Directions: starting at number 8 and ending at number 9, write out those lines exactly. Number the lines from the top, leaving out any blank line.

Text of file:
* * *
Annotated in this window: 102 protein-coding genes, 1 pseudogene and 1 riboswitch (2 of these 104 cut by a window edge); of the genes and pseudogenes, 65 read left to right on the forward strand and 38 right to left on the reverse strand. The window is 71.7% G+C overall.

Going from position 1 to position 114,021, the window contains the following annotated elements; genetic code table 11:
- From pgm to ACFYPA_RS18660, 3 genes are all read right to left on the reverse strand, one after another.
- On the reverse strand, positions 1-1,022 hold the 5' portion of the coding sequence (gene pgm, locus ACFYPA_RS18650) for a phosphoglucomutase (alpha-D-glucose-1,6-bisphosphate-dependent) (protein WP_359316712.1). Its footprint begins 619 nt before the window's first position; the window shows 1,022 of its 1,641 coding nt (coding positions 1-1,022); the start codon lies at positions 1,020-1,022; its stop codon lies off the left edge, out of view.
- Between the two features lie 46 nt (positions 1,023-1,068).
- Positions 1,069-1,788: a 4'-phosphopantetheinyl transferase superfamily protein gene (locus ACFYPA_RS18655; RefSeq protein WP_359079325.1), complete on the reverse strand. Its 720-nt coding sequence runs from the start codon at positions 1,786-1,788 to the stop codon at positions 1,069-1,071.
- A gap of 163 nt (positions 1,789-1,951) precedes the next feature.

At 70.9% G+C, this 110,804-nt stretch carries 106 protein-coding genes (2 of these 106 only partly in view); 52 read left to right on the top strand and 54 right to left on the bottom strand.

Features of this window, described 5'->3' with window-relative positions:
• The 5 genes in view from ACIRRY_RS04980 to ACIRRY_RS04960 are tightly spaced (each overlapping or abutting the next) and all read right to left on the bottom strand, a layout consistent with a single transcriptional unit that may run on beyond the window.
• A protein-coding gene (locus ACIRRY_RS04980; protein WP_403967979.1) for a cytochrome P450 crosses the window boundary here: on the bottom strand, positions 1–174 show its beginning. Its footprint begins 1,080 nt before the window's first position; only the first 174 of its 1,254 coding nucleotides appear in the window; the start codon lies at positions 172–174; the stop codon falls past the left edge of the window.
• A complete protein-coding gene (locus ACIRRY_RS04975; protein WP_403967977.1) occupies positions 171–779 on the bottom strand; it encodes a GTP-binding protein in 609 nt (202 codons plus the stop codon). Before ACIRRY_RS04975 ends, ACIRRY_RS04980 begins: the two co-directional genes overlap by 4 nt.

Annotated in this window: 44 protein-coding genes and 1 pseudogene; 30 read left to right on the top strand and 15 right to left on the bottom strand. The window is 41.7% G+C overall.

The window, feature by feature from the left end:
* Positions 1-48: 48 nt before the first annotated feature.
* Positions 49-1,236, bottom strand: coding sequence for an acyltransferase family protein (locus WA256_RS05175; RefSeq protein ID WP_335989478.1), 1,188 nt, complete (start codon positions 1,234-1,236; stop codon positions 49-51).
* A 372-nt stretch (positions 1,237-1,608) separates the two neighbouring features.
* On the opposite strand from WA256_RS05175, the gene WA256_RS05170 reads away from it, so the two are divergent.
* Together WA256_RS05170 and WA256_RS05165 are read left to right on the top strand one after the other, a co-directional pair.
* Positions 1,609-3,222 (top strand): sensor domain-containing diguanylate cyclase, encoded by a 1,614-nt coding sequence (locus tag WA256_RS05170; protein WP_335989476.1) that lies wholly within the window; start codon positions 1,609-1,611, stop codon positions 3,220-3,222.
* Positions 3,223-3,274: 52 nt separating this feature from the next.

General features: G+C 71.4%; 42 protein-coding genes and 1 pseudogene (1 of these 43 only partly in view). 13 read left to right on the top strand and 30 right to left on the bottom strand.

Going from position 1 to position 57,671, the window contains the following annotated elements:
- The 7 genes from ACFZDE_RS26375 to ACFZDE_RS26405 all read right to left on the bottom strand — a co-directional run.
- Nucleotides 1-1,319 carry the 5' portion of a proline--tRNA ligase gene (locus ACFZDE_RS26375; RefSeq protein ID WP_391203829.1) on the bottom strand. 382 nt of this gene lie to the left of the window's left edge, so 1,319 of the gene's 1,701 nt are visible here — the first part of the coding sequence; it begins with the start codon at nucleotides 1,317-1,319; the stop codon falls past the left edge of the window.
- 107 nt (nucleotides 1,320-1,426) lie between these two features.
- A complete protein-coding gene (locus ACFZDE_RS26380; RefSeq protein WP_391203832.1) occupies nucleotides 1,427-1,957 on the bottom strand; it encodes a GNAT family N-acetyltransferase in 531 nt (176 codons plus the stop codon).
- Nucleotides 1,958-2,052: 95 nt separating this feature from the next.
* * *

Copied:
At 70.9% G+C, this 110,804-nt stretch carries 106 protein-coding genes (2 of these 106 only partly in view); 52 read left to right on the top strand and 54 right to left on the bottom strand.

Features of this window, described 5'->3' with window-relative positions: